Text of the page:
The National Science Foundation (NSF) leads federal partners to accelerate the development of transformational, AI-powered innovation, workforce development, and advanced and scalable computing resources.

Scenes fro New York Hall of Science in Queens including the mass installation of Gingerbread Lane in New York
Credit: Photo by Andrew Kelly/NY Hall of Science

New funding opportunity anticipates approximately $200 million in long-term investments to advance AI research and create national nexus points for universities, federal agencies, industries, and nonprofits over the next six years. It will accelerate the development of transformational, AI-powered innovation by allowing researchers to focus on larger-scale, longer-term research.

The program, led by NSF in partnership with the National Institute of Food and Agriculture, U.S. Department of Homeland Security's Science & Technology Directorate, U.S. Department of Transportation's Federal Highway Administration and U.S. Department of Veterans Affairs, has both planning and institute tracks. The planning track will support planning grants for up to two years and $500,000 to enable teams to develop collaborative plans and capacity for full institute operations. The institute track will support cooperative agreements of $16 million to $20 million for four to five years (up to $4 million per year) to create AI Research Institutes in an initial set of high-priority areas:

  • Trustworthy AI
  • Foundations of Machine Learning
  • AI-Driven Innovation in Agriculture and the Food System
  • AI-Augmented Learning
  • AI for Accelerating Molecular Synthesis and Manufacturing
  • AI for Discovery in Physics
  • The AI, Research Institutes program, will support the advancement of multidisciplinary, multi-stakeholder research on larger-scale, longer-time-horizon challenges in AI research than are supported in typical research grants.

NSF's ability to bring together a vast range of scientific disciplines — including computer and information science and engineering, cognitive science and psychology, economics and game theory, engineering and control theory, ethics, linguistics, mathematics, philosophy, and more — uniquely positions NSF to lead the nation in addressing key research challenges.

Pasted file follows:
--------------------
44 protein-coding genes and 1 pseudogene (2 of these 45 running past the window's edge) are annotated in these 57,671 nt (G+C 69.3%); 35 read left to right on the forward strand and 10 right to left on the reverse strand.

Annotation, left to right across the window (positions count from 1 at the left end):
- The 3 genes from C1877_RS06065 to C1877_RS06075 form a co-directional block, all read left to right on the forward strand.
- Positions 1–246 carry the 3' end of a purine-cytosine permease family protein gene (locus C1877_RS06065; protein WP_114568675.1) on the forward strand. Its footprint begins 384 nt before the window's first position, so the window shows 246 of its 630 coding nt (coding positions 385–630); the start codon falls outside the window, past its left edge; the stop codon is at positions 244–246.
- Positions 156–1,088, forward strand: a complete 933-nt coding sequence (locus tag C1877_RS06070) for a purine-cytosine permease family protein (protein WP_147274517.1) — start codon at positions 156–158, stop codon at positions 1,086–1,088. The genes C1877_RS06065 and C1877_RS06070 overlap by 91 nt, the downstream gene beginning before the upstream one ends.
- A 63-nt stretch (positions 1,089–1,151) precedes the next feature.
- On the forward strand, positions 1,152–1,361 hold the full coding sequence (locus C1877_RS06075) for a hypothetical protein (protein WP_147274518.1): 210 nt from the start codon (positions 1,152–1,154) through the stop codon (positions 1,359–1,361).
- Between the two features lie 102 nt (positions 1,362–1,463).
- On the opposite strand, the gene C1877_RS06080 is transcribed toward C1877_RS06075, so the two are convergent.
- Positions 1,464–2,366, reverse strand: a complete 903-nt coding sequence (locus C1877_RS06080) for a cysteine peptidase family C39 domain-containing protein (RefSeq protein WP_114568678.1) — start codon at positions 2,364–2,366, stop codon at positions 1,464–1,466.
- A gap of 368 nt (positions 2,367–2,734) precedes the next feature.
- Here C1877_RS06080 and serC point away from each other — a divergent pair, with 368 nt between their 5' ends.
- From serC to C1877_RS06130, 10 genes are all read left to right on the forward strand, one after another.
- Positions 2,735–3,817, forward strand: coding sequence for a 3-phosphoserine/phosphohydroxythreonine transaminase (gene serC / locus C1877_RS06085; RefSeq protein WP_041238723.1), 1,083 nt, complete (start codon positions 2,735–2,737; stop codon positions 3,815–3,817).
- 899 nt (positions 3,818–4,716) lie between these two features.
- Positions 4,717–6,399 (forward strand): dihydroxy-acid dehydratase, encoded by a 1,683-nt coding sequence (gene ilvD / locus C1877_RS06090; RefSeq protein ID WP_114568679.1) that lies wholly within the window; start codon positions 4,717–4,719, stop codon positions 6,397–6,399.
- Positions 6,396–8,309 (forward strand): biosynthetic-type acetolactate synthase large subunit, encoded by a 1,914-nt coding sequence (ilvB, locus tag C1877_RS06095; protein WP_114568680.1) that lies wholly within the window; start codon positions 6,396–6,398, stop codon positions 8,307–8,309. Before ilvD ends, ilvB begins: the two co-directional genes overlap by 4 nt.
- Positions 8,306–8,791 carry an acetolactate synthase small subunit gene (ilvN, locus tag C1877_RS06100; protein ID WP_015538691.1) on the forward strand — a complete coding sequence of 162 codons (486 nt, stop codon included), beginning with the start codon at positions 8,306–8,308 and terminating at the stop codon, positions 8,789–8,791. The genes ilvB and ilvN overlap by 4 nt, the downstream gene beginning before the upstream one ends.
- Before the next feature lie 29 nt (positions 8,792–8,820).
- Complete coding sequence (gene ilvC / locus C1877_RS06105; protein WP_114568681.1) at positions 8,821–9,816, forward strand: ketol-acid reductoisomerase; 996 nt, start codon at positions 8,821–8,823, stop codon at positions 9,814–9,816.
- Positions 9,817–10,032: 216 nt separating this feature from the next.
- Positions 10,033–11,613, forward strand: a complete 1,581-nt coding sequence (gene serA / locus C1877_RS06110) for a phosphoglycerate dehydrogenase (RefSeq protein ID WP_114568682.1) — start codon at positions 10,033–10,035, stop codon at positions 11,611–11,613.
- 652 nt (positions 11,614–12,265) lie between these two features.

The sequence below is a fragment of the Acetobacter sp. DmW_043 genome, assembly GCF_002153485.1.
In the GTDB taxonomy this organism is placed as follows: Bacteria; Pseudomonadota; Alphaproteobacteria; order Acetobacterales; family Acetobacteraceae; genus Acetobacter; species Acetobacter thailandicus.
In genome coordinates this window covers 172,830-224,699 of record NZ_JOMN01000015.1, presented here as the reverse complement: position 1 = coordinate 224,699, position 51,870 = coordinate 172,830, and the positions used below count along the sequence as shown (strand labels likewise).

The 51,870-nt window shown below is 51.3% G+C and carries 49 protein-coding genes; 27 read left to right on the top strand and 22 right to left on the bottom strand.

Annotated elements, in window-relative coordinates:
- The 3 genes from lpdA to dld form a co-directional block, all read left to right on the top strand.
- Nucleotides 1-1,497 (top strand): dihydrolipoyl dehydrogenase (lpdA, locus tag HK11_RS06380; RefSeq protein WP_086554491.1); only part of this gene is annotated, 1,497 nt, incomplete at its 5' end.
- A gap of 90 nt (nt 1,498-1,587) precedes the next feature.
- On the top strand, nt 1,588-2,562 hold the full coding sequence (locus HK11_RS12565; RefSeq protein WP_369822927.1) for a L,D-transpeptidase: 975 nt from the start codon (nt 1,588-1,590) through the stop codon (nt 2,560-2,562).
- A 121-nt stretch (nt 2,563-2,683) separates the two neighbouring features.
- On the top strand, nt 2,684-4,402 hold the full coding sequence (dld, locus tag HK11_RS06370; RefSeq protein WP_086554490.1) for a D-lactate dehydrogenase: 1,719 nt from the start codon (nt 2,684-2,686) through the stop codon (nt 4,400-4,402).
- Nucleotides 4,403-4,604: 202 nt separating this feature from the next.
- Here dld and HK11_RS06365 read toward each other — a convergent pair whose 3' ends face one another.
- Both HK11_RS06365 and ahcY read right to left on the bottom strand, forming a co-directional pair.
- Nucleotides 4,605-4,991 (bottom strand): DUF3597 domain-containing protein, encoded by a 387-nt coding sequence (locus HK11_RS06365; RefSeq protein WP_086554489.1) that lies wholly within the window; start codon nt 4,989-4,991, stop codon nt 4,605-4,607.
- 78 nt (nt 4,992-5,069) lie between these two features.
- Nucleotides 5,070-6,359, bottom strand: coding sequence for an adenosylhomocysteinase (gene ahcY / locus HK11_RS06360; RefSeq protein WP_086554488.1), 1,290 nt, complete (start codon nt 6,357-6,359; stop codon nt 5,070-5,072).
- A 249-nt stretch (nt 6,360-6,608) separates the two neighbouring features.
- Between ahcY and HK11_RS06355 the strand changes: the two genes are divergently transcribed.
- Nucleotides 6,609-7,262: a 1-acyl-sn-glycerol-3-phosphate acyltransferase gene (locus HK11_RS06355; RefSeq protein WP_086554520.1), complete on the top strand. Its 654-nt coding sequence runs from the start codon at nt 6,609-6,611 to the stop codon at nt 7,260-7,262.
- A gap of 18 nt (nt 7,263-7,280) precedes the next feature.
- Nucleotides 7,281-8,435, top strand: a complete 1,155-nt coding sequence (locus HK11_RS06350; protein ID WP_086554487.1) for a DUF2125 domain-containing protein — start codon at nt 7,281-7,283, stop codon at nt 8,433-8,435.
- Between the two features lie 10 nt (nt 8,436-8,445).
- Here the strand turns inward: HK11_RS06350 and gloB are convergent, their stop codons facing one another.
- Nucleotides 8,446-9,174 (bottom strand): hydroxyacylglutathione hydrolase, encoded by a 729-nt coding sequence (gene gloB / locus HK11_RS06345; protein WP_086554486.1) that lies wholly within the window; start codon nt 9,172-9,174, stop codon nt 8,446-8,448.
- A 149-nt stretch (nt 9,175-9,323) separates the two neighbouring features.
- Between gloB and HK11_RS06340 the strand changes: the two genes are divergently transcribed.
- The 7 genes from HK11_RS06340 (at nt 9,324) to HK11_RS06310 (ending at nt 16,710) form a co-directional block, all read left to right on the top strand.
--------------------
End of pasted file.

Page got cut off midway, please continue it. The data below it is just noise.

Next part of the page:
This year, NSF joined other federal agency partners in announcing the release of the 2019 Update to the National Artificial Intelligence (AI) Research and Development (R) Strategic Plan. Also, Advances in AI are core to many of the “10 Big Ideas for Future NSF Investments,” key among these being Harnessing the Data Revolution and the Future of Work at the Human-Technology Frontier.
Grant proposals for the National AI, Research Institutes program, are due to NSF no later than January 28, 2020, for Institute proposals and January 30, 2020, for planning grant proposals.

The U.S. National Science Foundation propels the nation forward by advancing fundamental research in science and engineering. NSF supports research and people by providing facilities, instruments, and funding to support their ingenuity and sustain the U.S. as a global leader in research and innovation. With the fiscal year 2020 budget of $8.3 billion, NSF funds reach all 50 states through grants to nearly 2,000 colleges, universities, and institutions. Each year, NSF receives more than 40,000 competitive proposals and makes about 11,000 new awards. Those awards include support for cooperative research with industry, Arctic and Antarctic research and operations, and U.S. participation in international scientific efforts.

NSF Director France Córdova said: “Advances in AI are progressing rapidly and demonstrating the potential to transform our lives. This landmark investment will further AI research and workforce development, allowing us to accelerate the development of transformational technologies and catalyze mature markets.”

Michael Kratsios, Chief Technology Officer of the United States, said: “The National Science Foundation is at the cutting edge in this Administration's efforts to prioritize AI research and development. These institutes will advance our national strategy for U.S. leadership in AI, leverage important multisector R & D partnerships, and support groundbreaking AI innovation for the American people's benefit.”

NSF Acting Assistant Director for Computer and Information Science and Engineering Erwin Gianchandani said: “These institutes will accelerate the transition of AI innovations into many economic sectors while also nurturing and growing the next generation of AI researchers and practitioners. This long-term, substantive, and highly visible investment in AI research and workforce development will realize the potential of AI and enable the U.S. to maintain global leadership.”

News Release 19-021
Public Affairs, 
NSF, (703) 292-7090,
Date: October 8, 2019